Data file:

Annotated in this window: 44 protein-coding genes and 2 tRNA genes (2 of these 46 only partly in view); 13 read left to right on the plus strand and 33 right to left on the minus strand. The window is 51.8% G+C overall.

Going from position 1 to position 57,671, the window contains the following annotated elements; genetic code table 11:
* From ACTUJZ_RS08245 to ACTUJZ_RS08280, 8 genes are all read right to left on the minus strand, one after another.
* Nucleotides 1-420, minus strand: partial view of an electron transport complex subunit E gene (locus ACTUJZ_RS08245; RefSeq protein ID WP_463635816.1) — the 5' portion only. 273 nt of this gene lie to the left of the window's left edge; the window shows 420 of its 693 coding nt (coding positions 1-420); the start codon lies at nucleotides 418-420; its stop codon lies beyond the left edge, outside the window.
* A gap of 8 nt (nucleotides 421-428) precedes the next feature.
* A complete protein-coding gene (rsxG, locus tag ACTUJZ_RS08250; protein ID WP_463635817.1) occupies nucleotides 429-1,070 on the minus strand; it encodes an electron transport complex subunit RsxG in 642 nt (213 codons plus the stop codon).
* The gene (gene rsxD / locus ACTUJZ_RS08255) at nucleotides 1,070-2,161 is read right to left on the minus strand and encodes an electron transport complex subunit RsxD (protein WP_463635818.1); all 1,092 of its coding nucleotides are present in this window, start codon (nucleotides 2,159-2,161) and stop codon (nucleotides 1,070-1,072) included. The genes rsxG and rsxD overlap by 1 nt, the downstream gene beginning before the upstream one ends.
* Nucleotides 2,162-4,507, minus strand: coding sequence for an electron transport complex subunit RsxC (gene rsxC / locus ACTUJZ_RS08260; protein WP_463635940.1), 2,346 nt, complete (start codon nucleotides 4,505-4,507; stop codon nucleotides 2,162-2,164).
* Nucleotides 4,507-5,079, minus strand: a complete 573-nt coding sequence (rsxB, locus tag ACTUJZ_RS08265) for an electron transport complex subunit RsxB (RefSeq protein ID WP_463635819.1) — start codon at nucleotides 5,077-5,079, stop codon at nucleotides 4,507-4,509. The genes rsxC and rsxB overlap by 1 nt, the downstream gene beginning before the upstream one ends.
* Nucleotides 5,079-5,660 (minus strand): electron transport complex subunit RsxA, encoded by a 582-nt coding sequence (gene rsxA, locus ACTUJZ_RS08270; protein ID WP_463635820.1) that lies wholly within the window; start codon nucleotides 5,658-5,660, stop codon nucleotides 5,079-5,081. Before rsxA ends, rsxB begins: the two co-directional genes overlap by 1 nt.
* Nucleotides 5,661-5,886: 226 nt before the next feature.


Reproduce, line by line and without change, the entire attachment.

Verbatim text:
Annotated in this window: 44 protein-coding genes and 2 tRNA genes (2 of these 46 only partly in view); 13 read left to right on the plus strand and 33 right to left on the minus strand. The window is 51.8% G+C overall.

Going from position 1 to position 57,671, the window contains the following annotated elements; genetic code table 11:
* From ACTUJZ_RS08245 to ACTUJZ_RS08280, 8 genes are all read right to left on the minus strand, one after another.
* Nucleotides 1-420, minus strand: partial view of an electron transport complex subunit E gene (locus ACTUJZ_RS08245; RefSeq protein ID WP_463635816.1) — the 5' portion only. 273 nt of this gene lie to the left of the window's left edge; the window shows 420 of its 693 coding nt (coding positions 1-420); the start codon lies at nucleotides 418-420; its stop codon lies beyond the left edge, outside the window.
* A gap of 8 nt (nucleotides 421-428) precedes the next feature.
* A complete protein-coding gene (rsxG, locus tag ACTUJZ_RS08250; protein ID WP_463635817.1) occupies nucleotides 429-1,070 on the minus strand; it encodes an electron transport complex subunit RsxG in 642 nt (213 codons plus the stop codon).
* The gene (gene rsxD / locus ACTUJZ_RS08255) at nucleotides 1,070-2,161 is read right to left on the minus strand and encodes an electron transport complex subunit RsxD (protein WP_463635818.1); all 1,092 of its coding nucleotides are present in this window, start codon (nucleotides 2,159-2,161) and stop codon (nucleotides 1,070-1,072) included. The genes rsxG and rsxD overlap by 1 nt, the downstream gene beginning before the upstream one ends.
* Nucleotides 2,162-4,507, minus strand: coding sequence for an electron transport complex subunit RsxC (gene rsxC / locus ACTUJZ_RS08260; protein WP_463635940.1), 2,346 nt, complete (start codon nucleotides 4,505-4,507; stop codon nucleotides 2,162-2,164).
* Nucleotides 4,507-5,079, minus strand: a complete 573-nt coding sequence (rsxB, locus tag ACTUJZ_RS08265) for an electron transport complex subunit RsxB (RefSeq protein ID WP_463635819.1) — start codon at nucleotides 5,077-5,079, stop codon at nucleotides 4,507-4,509. The genes rsxC and rsxB overlap by 1 nt, the downstream gene beginning before the upstream one ends.
* Nucleotides 5,079-5,660 (minus strand): electron transport complex subunit RsxA, encoded by a 582-nt coding sequence (gene rsxA, locus ACTUJZ_RS08270; protein ID WP_463635820.1) that lies wholly within the window; start codon nucleotides 5,658-5,660, stop codon nucleotides 5,079-5,081. Before rsxA ends, rsxB begins: the two co-directional genes overlap by 1 nt.
* Nucleotides 5,661-5,886: 226 nt before the next feature.